Best Eggplant Ever

It’s a little known secret that Delly and I once jokingly formed an Eggplant Appreciation Society. Years ago. The work undertaken by the society included scanning the internet for eggplant recipes and drooling. We worked hard at that. Once we even had a whole lunch devoted to eggplant – not desserts though – I’m not sure what we ate but I do seem to recall an eggplant soup made from the roasted, pureed flesh. Divine. Sometimes I think we should reinstate the society if only to help eggplant out – it’s so often misunderstood and I think that’s for one reason only – it’s sometimes cooked very badly. Early on I served it undercooked a few times and learned the hard way just how revolting this elegant vegetable can be when served this way. I’m wondering why I ever went back for more! I’m very glad I did though.

Thick, peeled slices of eggplant, soaked in water for up to ten hours, are shallow fried until they are darkly crisp on the outside (the recipe says ‘until golden’ but I prefer them darker) and then dressed in no fewer than three sauces, all of which can be made well ahead but if made at the last minute, don’t take all that much time.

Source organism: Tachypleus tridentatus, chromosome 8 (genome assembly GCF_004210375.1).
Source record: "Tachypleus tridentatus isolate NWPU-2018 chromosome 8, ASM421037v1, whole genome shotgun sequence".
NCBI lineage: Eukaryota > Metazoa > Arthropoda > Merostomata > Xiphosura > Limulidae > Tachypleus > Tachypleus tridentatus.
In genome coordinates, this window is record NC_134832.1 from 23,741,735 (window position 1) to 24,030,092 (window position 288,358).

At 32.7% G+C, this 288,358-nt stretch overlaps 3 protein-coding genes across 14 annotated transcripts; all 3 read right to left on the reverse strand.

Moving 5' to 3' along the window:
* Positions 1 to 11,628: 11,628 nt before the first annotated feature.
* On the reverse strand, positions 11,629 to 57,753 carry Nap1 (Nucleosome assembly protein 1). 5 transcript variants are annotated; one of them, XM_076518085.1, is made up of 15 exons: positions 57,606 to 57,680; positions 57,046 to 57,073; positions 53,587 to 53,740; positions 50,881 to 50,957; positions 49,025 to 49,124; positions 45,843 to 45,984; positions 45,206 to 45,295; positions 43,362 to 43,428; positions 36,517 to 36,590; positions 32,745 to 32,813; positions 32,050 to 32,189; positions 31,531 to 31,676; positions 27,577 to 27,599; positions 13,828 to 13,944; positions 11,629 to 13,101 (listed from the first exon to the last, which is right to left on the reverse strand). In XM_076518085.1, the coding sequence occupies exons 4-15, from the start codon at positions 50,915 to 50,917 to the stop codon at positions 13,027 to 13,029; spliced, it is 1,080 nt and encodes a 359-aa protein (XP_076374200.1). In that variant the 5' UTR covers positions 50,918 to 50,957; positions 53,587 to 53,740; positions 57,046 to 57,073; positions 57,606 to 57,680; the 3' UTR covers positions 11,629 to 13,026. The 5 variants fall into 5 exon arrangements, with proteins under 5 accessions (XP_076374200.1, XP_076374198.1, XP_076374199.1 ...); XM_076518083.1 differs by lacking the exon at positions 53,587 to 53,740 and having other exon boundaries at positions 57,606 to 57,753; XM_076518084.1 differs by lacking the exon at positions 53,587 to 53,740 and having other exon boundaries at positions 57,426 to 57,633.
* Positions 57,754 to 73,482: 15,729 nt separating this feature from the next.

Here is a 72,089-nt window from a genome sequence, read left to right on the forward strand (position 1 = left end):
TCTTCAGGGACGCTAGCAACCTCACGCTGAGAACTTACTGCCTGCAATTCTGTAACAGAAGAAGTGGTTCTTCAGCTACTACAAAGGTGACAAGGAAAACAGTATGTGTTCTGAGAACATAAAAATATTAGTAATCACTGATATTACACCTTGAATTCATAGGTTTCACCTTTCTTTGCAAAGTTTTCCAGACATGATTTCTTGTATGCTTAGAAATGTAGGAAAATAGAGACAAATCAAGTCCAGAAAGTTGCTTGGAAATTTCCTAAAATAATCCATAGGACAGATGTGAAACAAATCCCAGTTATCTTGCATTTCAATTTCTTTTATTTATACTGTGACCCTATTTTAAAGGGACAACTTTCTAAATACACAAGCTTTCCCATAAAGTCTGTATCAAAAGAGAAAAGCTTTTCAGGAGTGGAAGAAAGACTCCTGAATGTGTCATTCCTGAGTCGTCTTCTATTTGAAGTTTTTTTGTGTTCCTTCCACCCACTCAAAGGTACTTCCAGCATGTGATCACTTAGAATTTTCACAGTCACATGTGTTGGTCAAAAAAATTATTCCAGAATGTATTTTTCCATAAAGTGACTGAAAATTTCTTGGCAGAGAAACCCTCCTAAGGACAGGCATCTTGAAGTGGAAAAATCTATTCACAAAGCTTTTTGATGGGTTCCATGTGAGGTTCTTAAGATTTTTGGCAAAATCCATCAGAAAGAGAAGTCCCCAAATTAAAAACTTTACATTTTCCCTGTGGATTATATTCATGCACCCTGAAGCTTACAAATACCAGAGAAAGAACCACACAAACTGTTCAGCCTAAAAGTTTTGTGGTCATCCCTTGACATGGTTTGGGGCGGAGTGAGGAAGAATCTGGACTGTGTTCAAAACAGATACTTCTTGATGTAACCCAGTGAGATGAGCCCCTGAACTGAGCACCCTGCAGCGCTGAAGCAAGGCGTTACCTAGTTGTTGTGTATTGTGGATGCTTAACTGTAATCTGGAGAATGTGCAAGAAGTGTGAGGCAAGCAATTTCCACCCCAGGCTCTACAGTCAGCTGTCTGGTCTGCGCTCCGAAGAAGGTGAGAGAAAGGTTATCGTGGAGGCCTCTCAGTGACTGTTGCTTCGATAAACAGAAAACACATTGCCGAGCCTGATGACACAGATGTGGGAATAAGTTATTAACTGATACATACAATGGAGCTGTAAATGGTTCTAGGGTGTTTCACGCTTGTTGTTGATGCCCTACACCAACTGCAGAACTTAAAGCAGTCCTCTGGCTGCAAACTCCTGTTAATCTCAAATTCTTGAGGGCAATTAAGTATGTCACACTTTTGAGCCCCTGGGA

The three sauces are a chickpea and tomato sauce (delightfully tangy and warm), a yoghurt and cumin sauce (that’s the quickest one) and a tamarind chutney (which I cheated on – just mixing up a small amount of tamarind puree with the other ingredients).

When the eggplant slices are dark and crisp on the outside, velvety, creamy smooth on the inside, plate them up, add the chickpea sauce, the yoghurt and a drizzle of tamarind and you’re done.